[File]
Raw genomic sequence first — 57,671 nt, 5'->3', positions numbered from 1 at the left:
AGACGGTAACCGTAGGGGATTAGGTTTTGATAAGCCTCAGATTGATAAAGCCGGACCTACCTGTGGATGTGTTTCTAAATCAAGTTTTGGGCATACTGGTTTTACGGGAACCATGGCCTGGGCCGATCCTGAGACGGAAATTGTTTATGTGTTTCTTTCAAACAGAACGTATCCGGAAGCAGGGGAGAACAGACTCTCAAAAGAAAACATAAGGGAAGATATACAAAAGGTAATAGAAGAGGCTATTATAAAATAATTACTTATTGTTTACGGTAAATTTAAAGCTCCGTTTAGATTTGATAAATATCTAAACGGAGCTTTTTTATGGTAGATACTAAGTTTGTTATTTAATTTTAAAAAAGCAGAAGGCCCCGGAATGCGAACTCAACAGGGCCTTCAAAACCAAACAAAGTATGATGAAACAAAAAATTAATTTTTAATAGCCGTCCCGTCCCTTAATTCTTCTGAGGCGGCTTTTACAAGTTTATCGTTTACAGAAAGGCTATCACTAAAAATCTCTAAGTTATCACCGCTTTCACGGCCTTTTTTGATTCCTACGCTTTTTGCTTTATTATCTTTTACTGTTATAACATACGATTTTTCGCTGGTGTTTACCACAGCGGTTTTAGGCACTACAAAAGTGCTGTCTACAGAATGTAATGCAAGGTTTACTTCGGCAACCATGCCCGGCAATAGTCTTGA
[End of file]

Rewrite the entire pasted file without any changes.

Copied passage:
Raw genomic sequence first — 57,671 nt, 5'->3', positions numbered from 1 at the left:
AGACGGTAACCGTAGGGGATTAGGTTTTGATAAGCCTCAGATTGATAAAGCCGGACCTACCTGTGGATGTGTTTCTAAATCAAGTTTTGGGCATACTGGTTTTACGGGAACCATGGCCTGGGCCGATCCTGAGACGGAAATTGTTTATGTGTTTCTTTCAAACAGAACGTATCCGGAAGCAGGGGAGAACAGACTCTCAAAAGAAAACATAAGGGAAGATATACAAAAGGTAATAGAAGAGGCTATTATAAAATAATTACTTATTGTTTACGGTAAATTTAAAGCTCCGTTTAGATTTGATAAATATCTAAACGGAGCTTTTTTATGGTAGATACTAAGTTTGTTATTTAATTTTAAAAAAGCAGAAGGCCCCGGAATGCGAACTCAACAGGGCCTTCAAAACCAAACAAAGTATGATGAAACAAAAAATTAATTTTTAATAGCCGTCCCGTCCCTTAATTCTTCTGAGGCGGCTTTTACAAGTTTATCGTTTACAGAAAGGCTATCACTAAAAATCTCTAAGTTATCACCGCTTTCACGGCCTTTTTTGATTCCTACGCTTTTTGCTTTATTATCTTTTACTGTTATAACATACGATTTTTCGCTGGTGTTTACCACAGCGGTTTTAGGCACTACAAAAGTGCTGTCTACAGAATGTAATGCAAGGTTTACTTCGGCAACCATGCCCGGCAATAGTCTTGA